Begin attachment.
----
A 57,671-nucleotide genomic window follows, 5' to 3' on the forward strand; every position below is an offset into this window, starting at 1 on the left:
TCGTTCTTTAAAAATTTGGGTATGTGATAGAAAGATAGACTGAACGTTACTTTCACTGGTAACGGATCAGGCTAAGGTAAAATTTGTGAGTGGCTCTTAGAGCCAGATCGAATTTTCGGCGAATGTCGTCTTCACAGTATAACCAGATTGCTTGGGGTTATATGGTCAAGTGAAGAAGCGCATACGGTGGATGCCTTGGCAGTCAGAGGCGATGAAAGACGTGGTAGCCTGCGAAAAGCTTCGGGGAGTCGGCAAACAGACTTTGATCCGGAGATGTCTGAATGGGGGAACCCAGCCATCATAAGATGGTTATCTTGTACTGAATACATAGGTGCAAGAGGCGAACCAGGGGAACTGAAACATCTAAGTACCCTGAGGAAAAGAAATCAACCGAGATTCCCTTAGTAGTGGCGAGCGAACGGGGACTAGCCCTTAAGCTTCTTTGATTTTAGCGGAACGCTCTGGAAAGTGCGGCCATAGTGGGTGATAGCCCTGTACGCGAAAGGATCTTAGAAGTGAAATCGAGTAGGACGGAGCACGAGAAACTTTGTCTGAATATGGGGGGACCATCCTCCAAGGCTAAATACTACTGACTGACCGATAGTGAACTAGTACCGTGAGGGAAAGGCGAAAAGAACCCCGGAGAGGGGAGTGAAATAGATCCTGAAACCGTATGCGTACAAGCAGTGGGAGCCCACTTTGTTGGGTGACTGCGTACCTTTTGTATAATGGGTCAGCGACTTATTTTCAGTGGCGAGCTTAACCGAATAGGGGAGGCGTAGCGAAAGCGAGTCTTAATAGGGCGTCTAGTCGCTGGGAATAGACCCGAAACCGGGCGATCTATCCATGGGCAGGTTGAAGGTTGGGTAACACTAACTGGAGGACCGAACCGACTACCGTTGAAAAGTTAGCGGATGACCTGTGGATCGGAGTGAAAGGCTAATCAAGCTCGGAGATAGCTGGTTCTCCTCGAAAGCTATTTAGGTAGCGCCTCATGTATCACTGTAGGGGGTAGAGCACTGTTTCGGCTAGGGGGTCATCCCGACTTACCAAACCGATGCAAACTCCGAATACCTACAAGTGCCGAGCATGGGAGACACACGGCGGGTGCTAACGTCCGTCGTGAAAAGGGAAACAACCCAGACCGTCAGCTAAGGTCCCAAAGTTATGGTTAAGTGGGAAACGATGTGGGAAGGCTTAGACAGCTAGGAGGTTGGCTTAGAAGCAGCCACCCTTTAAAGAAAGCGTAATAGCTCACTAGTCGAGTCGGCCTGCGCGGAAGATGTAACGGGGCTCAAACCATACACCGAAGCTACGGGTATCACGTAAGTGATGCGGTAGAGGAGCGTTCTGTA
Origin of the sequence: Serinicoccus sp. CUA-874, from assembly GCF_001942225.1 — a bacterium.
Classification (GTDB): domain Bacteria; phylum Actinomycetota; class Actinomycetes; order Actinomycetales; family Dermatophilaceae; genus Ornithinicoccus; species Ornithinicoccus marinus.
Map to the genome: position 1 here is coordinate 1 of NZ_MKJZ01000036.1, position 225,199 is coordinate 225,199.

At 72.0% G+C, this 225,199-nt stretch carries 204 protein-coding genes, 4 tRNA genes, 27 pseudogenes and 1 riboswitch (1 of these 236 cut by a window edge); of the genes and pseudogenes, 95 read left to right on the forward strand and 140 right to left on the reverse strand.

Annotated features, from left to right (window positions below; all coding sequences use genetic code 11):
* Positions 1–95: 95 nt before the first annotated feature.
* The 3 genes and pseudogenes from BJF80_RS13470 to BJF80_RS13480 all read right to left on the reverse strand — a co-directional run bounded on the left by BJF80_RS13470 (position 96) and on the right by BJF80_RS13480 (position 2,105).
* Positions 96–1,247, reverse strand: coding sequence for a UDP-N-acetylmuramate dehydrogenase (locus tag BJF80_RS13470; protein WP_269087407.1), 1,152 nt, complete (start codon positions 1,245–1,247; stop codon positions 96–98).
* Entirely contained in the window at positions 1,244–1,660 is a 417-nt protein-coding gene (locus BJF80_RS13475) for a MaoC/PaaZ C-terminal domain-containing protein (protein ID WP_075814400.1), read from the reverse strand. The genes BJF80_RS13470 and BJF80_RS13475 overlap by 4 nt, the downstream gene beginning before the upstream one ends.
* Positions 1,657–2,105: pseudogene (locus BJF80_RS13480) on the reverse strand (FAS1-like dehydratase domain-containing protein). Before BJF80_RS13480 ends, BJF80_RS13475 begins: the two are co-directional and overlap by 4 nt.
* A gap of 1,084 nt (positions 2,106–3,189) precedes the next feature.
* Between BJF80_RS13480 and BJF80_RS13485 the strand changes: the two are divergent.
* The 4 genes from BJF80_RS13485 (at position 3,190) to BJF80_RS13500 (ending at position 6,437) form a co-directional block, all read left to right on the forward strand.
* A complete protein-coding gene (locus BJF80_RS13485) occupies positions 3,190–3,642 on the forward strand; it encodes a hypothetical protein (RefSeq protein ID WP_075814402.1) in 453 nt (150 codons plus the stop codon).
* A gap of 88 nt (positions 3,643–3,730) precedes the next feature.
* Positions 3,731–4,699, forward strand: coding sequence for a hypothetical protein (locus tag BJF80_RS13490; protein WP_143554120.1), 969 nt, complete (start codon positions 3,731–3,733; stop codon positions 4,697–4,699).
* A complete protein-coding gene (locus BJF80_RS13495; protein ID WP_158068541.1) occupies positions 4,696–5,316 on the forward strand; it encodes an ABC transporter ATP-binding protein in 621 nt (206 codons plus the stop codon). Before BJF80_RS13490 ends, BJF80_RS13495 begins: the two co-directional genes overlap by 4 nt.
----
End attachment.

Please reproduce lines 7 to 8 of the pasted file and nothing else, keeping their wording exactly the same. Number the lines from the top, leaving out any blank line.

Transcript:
Annotated features, from left to right (window positions below; all coding sequences use genetic code 11):
* Positions 1–95: 95 nt before the first annotated feature.